Less than a week after D.C.'s bag law took effect, two politicians in Maryland and Virginia have started ginning up support to carry the concept across state lines. Like the District's law, the Maryland and Virginia proposals would charge 5 cents for paper or plastic bags from grocery, drug, liquor and convenience stores. And like the District, most of the money collected would go to environmental clean-up.
Virginia Delegate Adam Ebbin, a Democrat from the Washington suburbs, says that plastic bags are one of the biggest polluters of waterways, and that paper bags are even less environmentally sound.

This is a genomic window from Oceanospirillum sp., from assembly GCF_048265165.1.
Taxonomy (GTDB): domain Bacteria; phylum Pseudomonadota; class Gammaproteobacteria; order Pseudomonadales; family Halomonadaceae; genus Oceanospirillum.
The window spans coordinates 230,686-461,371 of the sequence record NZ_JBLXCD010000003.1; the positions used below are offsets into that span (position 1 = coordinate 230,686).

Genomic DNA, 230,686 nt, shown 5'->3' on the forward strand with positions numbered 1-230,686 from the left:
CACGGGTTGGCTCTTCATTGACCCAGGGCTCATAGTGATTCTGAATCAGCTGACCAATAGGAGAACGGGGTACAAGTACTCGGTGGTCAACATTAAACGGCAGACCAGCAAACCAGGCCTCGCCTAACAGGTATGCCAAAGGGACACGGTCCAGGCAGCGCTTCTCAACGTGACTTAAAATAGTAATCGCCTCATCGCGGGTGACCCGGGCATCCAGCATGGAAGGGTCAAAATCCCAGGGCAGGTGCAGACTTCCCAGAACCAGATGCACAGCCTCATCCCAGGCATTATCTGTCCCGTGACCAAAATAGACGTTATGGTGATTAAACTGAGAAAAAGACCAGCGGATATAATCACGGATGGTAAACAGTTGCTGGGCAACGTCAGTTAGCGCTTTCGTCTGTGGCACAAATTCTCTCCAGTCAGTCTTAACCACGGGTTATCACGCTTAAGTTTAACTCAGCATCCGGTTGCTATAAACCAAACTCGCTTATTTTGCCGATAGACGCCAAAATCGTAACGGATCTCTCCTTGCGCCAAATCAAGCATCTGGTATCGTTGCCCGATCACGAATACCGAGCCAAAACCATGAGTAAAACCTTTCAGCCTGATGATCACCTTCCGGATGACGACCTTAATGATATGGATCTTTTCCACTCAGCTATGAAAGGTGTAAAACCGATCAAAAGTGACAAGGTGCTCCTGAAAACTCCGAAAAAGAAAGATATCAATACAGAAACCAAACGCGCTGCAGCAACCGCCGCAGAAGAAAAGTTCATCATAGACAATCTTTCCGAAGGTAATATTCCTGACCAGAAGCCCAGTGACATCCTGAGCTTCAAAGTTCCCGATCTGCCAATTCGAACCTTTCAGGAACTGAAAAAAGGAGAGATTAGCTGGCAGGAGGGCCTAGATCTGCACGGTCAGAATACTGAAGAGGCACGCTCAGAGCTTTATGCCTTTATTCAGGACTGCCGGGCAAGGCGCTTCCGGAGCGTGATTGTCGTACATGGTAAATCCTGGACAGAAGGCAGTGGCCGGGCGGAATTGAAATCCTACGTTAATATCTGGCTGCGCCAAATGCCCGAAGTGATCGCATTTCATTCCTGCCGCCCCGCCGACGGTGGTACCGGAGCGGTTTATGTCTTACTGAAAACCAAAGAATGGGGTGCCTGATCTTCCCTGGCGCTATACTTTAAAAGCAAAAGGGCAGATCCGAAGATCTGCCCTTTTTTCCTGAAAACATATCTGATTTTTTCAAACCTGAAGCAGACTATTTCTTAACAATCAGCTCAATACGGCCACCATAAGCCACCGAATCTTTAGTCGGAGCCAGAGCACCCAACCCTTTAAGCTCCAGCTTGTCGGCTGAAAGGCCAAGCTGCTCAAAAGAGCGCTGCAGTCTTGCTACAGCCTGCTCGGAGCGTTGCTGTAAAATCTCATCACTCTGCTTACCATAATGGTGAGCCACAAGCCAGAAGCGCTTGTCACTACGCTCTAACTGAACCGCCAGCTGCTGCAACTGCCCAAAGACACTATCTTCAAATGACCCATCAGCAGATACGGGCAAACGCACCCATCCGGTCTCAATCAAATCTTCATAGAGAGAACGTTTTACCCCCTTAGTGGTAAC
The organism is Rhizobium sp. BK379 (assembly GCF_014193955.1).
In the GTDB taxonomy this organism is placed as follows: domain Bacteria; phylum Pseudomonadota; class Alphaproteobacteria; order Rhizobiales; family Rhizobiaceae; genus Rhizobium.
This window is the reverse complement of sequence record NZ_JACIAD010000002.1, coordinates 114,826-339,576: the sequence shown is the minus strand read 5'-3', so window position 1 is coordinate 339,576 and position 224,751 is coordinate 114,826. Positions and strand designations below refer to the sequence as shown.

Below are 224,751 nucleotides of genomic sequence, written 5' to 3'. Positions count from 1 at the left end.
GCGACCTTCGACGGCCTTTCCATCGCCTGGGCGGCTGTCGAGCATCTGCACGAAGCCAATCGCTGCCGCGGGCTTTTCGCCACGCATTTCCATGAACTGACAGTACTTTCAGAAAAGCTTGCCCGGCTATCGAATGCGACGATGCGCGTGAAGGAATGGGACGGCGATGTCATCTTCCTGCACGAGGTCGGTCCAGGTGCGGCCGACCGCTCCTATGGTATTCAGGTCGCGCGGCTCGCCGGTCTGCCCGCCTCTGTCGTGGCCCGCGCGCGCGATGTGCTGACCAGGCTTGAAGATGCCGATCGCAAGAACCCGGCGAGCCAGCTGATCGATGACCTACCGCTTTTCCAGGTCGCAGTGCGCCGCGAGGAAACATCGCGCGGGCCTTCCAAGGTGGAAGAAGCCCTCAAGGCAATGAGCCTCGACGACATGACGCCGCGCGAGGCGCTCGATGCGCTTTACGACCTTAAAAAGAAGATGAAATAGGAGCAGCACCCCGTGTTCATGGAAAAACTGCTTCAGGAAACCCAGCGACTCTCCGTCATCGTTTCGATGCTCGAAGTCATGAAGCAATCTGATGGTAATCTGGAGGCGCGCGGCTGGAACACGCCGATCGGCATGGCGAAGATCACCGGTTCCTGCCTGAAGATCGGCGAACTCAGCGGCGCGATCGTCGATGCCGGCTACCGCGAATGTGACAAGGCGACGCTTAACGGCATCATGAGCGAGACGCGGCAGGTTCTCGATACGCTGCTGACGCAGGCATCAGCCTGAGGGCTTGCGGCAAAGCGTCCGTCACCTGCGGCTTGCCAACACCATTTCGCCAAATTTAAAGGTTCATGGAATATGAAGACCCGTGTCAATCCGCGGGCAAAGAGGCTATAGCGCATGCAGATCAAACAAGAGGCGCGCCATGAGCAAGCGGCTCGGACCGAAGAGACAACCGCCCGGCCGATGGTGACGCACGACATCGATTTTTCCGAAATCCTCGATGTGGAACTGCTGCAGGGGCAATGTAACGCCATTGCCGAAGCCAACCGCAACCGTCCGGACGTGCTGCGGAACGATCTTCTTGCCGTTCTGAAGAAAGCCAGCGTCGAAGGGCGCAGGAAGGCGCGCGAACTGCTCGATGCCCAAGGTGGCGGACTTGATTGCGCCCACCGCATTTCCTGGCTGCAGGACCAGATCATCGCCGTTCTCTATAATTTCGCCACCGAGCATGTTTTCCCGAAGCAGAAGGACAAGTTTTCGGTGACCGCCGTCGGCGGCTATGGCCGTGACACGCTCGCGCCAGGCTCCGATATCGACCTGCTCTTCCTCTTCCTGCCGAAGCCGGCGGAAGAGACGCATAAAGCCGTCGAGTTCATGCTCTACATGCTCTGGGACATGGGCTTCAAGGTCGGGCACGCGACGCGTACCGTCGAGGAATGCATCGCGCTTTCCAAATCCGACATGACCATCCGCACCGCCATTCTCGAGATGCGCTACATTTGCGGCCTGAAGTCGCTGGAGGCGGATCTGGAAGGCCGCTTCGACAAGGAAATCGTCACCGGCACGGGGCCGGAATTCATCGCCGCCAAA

And Maryland Delegate Alfred Carr, a democrat from Montgomery County, says you don't have to look far to see how bad the pollution is: "Last April my two sons and I volunteered on a voluntary cleanup of Rock Creek, and the volunteers collected over seven thousand plastic retail bags."
Carr and Ebbin hope the District's new law will provide momentum for theirs. But it's not the first time they've tried. Last year similar bills in Maryland and Virginia died in committee.